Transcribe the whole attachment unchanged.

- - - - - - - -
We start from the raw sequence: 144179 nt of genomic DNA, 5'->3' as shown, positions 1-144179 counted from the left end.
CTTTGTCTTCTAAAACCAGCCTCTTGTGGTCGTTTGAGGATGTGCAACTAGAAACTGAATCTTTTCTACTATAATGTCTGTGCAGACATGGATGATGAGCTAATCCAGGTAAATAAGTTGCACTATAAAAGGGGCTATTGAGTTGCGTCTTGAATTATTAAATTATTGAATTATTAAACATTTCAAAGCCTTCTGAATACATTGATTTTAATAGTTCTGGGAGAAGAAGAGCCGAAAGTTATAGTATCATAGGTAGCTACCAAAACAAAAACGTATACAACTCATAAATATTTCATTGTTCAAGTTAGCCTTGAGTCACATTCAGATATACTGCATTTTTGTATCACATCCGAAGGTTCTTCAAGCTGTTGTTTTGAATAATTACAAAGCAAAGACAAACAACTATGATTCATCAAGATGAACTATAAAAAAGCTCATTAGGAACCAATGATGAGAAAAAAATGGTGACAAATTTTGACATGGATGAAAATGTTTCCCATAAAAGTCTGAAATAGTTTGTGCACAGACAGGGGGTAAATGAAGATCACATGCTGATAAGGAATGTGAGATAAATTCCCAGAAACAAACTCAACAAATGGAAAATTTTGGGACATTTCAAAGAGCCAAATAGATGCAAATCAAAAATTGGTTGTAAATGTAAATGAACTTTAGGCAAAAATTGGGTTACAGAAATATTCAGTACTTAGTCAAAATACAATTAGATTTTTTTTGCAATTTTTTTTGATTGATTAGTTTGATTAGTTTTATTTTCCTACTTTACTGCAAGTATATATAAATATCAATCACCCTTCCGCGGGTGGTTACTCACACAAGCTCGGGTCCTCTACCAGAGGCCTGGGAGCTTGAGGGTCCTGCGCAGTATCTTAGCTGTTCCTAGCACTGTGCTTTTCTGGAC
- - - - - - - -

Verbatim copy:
We start from the raw sequence: 144179 nt of genomic DNA, 5'->3' as shown, positions 1-144179 counted from the left end.
CTTTGTCTTCTAAAACCAGCCTCTTGTGGTCGTTTGAGGATGTGCAACTAGAAACTGAATCTTTTCTACTATAATGTCTGTGCAGACATGGATGATGAGCTAATCCAGGTAAATAAGTTGCACTATAAAAGGGGCTATTGAGTTGCGTCTTGAATTATTAAATTATTGAATTATTAAACATTTCAAAGCCTTCTGAATACATTGATTTTAATAGTTCTGGGAGAAGAAGAGCCGAAAGTTATAGTATCATAGGTAGCTACCAAAACAAAAACGTATACAACTCATAAATATTTCATTGTTCAAGTTAGCCTTGAGTCACATTCAGATATACTGCATTTTTGTATCACATCCGAAGGTTCTTCAAGCTGTTGTTTTGAATAATTACAAAGCAAAGACAAACAACTATGATTCATCAAGATGAACTATAAAAAAGCTCATTAGGAACCAATGATGAGAAAAAAATGGTGACAAATTTTGACATGGATGAAAATGTTTCCCATAAAAGTCTGAAATAGTTTGTGCACAGACAGGGGGTAAATGAAGATCACATGCTGATAAGGAATGTGAGATAAATTCCCAGAAACAAACTCAACAAATGGAAAATTTTGGGACATTTCAAAGAGCCAAATAGATGCAAATCAAAAATTGGTTGTAAATGTAAATGAACTTTAGGCAAAAATTGGGTTACAGAAATATTCAGTACTTAGTCAAAATACAATTAGATTTTTTTTGCAATTTTTTTTGATTGATTAGTTTGATTAGTTTTATTTTCCTACTTTACTGCAAGTATATATAAATATCAATCACCCTTCCGCGGGTGGTTACTCACACAAGCTCGGGTCCTCTACCAGAGGCCTGGGAGCTTGAGGGTCCTGCGCAGTATCTTAGCTGTTCCTAGCACTGTGCTTTTCTGGAC